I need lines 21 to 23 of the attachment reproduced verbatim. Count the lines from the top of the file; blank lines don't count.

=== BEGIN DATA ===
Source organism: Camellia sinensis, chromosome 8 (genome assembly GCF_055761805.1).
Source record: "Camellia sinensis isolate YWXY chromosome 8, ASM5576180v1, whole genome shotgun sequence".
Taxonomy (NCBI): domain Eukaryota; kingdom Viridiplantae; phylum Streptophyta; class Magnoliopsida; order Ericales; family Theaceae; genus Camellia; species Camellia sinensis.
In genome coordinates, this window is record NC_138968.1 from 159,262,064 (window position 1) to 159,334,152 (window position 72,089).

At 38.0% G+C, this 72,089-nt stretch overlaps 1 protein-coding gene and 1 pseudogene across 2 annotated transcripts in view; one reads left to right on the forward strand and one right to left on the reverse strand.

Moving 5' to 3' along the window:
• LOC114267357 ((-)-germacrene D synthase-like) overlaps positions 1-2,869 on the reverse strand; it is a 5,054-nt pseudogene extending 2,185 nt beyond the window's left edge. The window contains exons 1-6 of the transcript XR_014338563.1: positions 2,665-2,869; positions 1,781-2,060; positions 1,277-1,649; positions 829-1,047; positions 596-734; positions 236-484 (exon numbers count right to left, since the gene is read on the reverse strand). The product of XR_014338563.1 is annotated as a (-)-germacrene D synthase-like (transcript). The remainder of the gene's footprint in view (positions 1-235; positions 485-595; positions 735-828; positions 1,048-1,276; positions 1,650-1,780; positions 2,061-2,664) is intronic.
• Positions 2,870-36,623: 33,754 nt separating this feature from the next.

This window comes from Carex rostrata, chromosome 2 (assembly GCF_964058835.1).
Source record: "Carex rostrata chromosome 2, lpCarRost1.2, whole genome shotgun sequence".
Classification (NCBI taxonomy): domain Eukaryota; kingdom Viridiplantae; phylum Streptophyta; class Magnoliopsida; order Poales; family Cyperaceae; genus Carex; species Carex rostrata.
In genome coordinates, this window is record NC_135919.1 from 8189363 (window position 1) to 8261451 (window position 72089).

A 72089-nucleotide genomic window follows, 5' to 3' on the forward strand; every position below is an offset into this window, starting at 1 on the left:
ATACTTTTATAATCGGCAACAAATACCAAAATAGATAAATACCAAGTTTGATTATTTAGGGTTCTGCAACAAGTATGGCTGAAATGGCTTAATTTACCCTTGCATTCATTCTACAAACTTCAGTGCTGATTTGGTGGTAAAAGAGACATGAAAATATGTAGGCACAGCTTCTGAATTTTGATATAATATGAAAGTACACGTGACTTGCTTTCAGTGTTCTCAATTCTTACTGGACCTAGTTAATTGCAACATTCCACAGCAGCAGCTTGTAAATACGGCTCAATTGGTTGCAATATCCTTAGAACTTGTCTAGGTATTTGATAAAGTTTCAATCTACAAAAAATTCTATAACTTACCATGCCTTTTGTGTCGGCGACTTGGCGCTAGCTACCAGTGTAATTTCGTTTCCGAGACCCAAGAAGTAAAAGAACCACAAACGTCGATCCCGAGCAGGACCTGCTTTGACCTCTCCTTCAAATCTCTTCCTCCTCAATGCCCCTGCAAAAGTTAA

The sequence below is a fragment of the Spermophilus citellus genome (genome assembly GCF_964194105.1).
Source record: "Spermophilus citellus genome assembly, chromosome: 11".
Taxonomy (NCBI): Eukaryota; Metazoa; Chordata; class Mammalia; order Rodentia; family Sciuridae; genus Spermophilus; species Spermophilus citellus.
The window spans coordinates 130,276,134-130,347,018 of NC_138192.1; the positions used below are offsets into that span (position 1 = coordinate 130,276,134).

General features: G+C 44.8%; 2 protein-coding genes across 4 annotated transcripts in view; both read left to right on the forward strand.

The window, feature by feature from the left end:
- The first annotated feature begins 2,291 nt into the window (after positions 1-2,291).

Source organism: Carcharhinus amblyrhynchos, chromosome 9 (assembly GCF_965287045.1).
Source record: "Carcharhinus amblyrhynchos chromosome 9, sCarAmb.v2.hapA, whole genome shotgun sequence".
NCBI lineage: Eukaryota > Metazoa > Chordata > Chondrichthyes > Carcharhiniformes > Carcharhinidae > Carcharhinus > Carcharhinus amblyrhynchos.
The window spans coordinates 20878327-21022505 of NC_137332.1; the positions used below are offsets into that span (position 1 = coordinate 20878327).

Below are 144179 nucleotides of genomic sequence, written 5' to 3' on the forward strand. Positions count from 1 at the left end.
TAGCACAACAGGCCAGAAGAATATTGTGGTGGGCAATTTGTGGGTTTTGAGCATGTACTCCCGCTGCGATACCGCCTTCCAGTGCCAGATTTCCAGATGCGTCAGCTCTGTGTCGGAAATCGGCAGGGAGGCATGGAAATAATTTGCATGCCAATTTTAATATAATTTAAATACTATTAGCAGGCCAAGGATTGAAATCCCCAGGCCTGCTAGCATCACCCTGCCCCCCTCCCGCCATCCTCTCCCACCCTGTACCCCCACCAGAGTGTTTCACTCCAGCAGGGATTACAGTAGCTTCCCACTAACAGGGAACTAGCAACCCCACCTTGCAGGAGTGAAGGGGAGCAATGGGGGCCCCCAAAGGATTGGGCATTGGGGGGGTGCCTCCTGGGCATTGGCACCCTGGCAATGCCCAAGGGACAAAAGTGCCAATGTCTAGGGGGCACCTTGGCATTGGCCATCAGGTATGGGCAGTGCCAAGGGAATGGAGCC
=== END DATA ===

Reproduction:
- The first annotated feature begins 2,291 nt into the window (after positions 1-2,291).

Source organism: Carcharhinus amblyrhynchos, chromosome 9 (assembly GCF_965287045.1).
Source record: "Carcharhinus amblyrhynchos chromosome 9, sCarAmb.v2.hapA, whole genome shotgun sequence".